Study: Disease Risk Posed by Roaming Bison is Low

By Beacon Staff

BILLINGS – A new study says more bison could be allowed to migrate outside Yellowstone National Park without significantly increasing the risk of spreading a disease carried by the animals to livestock.

Yellowstone’s estimated 3,000 bison are periodically culled during their winter migration to prevent the spread of the disease brucellosis to cattle.

But in a study scheduled to appear in the February issue of the Journal of Applied Ecology, researchers argue much of that culling is unnecessary because there are few cattle in areas next to the park.

“If you could work out something with those ranches, you could let a lot more of those bison roam without increasing the risk,” said lead author Marm Kilpatrick, an assistant professor at the University of California, Santa Cruz.

No transmissions of brucellosis from wild bison to cattle have been recorded. In the last several years, however, elk have been suspected of transmitting brucellosis to cattle at least seven times in the Yellowstone region of Montana, Idaho and Wyoming.

The disease causes pregnant animals to prematurely abort their young and lose weight, which can depress a cow’s market value. It is transmitted through contact with birthing materials.

The new study was based on disease transmission probabilities and bison movement patterns.

Kilpatrick and two colleagues ran computer models that indicated the bison population growth over time leads to a higher probability of disease transmission.

But because the risk remains relatively low even as bison numbers rise, Kilpatrick concluded the easiest way to solve the problem was to reduce opportunities for the animals to interact with cattle.

He said buying grazing rights from ranches near the park could be the most cost effective solution.

That idea was put into practice in December with the leasing of grazing rights on the Royal Teton Ranch. That 30-year deal, brokered by Montana officials, will give $3.3 million to the ranch’s owners in exchange for a fenced bison corridor through the property.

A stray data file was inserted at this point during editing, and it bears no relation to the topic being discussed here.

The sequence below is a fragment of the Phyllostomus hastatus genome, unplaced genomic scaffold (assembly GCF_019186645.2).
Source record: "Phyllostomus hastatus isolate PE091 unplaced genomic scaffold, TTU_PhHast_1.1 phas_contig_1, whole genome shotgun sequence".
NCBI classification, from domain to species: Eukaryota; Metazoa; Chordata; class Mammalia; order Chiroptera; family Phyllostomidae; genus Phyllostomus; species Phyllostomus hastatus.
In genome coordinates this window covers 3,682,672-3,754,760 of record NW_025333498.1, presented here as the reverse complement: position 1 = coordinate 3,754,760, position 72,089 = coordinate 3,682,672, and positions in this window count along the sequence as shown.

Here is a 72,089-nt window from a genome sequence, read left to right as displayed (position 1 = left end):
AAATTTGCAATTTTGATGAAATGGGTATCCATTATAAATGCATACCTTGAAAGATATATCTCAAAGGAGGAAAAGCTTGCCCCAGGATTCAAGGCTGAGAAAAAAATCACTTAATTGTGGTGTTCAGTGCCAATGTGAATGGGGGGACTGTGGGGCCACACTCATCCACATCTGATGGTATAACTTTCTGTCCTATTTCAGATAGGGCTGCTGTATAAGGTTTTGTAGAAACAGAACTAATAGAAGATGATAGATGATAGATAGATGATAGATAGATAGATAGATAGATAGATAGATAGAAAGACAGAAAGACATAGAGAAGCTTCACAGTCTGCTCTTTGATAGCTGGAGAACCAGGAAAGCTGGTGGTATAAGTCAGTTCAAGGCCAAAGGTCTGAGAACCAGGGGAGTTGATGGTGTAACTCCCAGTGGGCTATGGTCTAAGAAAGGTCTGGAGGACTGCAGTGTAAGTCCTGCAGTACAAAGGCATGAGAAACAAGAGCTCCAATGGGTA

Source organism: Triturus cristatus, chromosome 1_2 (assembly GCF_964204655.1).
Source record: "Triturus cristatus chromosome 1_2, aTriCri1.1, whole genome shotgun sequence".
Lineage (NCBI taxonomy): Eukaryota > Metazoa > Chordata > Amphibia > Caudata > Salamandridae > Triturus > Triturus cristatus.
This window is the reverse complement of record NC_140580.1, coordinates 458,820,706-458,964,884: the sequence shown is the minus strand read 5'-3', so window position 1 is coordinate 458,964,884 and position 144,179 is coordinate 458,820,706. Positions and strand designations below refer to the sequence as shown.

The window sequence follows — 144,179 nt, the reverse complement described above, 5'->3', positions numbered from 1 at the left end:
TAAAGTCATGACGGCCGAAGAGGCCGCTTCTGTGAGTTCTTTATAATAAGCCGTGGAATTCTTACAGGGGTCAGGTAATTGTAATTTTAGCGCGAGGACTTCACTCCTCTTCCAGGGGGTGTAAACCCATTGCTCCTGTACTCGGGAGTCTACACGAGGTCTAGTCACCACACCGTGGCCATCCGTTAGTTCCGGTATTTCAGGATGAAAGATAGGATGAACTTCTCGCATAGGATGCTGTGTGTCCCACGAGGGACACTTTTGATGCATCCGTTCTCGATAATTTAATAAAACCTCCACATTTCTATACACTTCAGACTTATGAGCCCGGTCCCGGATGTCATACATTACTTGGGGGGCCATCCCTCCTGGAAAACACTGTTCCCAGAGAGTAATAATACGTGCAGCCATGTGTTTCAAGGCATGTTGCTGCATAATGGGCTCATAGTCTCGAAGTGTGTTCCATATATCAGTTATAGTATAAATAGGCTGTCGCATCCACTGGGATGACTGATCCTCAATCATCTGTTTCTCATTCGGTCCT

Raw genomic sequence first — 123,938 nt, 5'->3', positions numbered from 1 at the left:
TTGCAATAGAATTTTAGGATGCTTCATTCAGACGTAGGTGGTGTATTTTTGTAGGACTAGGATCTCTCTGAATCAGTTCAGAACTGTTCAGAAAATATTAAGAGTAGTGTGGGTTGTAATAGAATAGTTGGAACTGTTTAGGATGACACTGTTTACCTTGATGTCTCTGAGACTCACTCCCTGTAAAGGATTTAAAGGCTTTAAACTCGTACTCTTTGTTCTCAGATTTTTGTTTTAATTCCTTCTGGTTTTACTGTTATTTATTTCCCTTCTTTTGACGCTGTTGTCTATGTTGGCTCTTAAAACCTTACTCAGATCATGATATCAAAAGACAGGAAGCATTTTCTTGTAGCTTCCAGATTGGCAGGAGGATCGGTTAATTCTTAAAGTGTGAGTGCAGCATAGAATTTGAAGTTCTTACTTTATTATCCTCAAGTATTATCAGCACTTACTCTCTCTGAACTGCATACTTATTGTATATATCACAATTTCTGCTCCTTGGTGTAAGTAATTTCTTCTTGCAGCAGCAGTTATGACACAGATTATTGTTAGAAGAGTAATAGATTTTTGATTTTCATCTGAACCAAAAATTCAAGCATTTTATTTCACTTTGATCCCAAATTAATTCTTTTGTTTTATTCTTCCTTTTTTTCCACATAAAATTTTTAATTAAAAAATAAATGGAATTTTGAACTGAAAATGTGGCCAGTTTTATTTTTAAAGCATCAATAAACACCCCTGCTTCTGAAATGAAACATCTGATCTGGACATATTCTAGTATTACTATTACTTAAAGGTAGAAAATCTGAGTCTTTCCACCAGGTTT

Up to 100 bison could use the corridor in future years to access public land outside the park.

“It’s easy if you’re a cattle person to see bison and say, my livelihood is under threat here,” Kilpatrick said. “But in the meantime, what’s the chance of that cow coming into contact with an infected birth site? That’s a really, really low number.”

Fewer than 1,000 cattle graze in areas where Yellowstone’s bison typically migrate, Kilpatrick said. That number drops to fewer than 300 head in the winter, when some areas west of the park have no cattle at all.

A veterinarian with the U.S. Department of Agriculture, which oversees livestock disease prevention, said Kilpatrick’s computer modeling results appeared to be accurate. However, veterinarian Jack Rhyan said those results do not necessarily point to the purchase of grazing rights as the best option.

“That will buy us five years while (bison) expand into that range, until they reach out farther,” Rhyan said. “It’s a temporary way to take the heat off of the problem … but that just allows the problem to get that much bigger.”

Rhyan said the long-term solution still rests in getting rid of the disease in wildlife.

State and federal agencies including Rhyan’s have shown more tolerance toward bison in recent winters when cattle are absent. However, they’ve also continued to enforce a capture and slaughter program that calls for killing bison that roam beyond set boundaries.

Conservation groups have tried to expand those boundaries, while livestock interests have pushed for them to be more strictly enforced. As long as brucellosis exists in bison, some ranchers say, cattle remain at risk.

Kilpatrick’s study was funded by the Wilburforce Foundation and the National Fish and Wildlife Foundation. It was co-authored by Colin Gillin of the Oregon Department of Fish and Wildlife and Peter Daszak at the Consortium for Conservation Medicine.